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Highlights of the Ontario auditor general’s 2015 annual report

TORONTO – Here are the highlights of the 2015 report by Ontario auditor general Bonnie Lysyk:

  • Ontario electricity consumers are paying billions of dollars more for the Liberal government’s decision to ignore its own planning process for new power generation projects
  • The electricity portion of hydro bills for homes and small-businesses rose 70 per cent between 2006 and 2014, which cost consumers $37 billion dollars in so-called Global Adjustment payments to generators
  • Hydro customers will pay a total of $9.2 billion more for wind and solar projects under the Liberal’s 20-year guaranteed-price program for renewable energy than they would have paid under the old program
  • Many elderly and disabled Ontarians are not getting much-needed home-care services on time, with some waiting more than a year just for assessments
  • The level of home-care services that Community Care Access Centres provide vary widely across the province, as each CCAC develops its own criteria because of funding inequities
  • None of Ontario’s 14 Local Health Integration Networks has ever met all of the targets in 15 performance areas, so the Ministry of Health kept relaxing their targets
  • In the long-term care sector, Lysyk found the ministry did complete comprehensive inspections of Ontario’s 630 facilities and will continue to do so annually.
  • A backlog of critical incident and complaint inspections at Ontario’s 630 long-term care homes doubled between December 2013 and March 2015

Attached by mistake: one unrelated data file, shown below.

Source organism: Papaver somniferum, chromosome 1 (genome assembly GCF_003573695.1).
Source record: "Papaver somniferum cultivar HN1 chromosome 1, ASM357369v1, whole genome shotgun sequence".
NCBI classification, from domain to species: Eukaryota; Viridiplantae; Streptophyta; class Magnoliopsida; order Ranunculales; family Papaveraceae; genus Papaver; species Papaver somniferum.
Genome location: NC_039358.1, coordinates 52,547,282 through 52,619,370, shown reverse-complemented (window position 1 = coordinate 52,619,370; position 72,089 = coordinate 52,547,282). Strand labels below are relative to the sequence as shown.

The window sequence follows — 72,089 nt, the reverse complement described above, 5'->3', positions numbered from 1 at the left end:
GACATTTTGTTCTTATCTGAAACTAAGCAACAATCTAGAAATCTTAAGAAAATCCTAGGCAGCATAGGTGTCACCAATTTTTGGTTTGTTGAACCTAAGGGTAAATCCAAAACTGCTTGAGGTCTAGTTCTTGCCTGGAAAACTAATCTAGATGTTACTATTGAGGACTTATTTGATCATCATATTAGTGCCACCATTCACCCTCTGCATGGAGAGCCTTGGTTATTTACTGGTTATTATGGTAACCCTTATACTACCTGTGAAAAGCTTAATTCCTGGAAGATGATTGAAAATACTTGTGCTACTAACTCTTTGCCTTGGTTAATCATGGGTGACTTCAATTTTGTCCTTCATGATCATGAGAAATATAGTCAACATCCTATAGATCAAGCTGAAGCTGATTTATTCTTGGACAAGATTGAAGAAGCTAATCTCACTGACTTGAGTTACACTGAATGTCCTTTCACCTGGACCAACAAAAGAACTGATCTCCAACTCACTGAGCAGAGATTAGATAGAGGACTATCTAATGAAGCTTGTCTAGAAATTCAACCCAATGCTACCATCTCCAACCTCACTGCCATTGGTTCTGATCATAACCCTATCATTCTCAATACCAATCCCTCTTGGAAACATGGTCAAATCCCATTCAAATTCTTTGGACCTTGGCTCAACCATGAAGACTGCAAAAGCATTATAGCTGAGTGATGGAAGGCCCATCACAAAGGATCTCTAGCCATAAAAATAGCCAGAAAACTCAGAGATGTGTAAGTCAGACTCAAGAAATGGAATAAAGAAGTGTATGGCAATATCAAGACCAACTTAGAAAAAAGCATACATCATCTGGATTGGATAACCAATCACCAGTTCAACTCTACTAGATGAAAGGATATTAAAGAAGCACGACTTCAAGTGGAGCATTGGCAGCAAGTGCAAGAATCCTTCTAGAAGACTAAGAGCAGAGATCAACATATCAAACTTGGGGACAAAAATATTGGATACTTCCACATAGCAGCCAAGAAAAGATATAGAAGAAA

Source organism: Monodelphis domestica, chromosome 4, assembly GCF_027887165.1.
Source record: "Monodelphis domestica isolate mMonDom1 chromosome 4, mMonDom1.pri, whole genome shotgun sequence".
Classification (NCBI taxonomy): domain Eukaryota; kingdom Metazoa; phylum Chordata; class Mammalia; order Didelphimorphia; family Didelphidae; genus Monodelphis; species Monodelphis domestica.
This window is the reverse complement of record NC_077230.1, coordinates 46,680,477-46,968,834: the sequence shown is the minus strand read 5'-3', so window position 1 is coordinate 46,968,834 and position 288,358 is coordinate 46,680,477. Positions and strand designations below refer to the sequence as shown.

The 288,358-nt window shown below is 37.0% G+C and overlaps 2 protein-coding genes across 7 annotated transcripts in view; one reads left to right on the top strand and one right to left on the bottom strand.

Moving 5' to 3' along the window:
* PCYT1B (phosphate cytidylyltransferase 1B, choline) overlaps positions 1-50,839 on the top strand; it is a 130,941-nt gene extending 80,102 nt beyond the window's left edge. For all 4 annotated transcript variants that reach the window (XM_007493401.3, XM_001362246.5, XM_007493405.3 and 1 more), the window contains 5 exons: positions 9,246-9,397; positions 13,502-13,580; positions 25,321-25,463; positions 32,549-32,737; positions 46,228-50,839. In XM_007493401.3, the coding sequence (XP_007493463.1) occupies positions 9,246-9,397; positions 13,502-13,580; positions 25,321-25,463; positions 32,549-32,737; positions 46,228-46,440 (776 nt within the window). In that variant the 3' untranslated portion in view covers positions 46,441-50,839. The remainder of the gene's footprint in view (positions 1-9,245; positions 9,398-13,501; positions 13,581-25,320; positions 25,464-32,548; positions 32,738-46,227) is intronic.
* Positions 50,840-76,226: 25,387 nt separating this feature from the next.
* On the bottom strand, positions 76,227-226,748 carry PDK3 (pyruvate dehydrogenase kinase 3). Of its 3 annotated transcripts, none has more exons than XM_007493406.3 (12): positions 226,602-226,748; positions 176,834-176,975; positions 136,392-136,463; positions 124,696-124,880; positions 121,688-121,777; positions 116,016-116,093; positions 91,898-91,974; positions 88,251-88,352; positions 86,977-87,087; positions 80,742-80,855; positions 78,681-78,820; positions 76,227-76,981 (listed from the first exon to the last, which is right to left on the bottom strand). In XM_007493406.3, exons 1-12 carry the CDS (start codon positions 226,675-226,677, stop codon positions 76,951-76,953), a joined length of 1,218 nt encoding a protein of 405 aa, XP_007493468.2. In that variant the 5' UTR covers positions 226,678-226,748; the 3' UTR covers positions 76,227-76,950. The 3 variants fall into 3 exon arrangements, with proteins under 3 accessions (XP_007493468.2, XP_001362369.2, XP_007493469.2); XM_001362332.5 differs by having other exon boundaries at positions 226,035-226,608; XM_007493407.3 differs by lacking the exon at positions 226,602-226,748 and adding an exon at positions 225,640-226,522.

WATCH: Ontario’s auditor general says complaints, critical incidents in long-term care homes doubled

  • Some of Ontario’s 47 Children’s Aid Societies take too long to complete investigations of possible abuse and the government lacks sufficient information about the quality of care they provide

WATCH: Child protection service did not complete investigations within required 30 days: auditor general

  • The government isn’t doing enough to encourage more mining development, especially the mineral-rich Ring of Fire project, located about 500 kilometres northwest of Thunder Bay
  • The province needs to develop a long-term plan for inspecting and rehabilitating 4,400 abandoned mine sites, which the government estimates could cost anywhere between $163 million to $782 million
  • There is little co-ordination between various ministries of the billions of dollars given to companies to help create jobs and no follow-up to see if the jobs last after the funding ends
  • The province does not track the total funding ministries and agencies invest in research and development – over $1.9 billion given to universities over the past five years – and doesn’t evaluate the impact of the funded research
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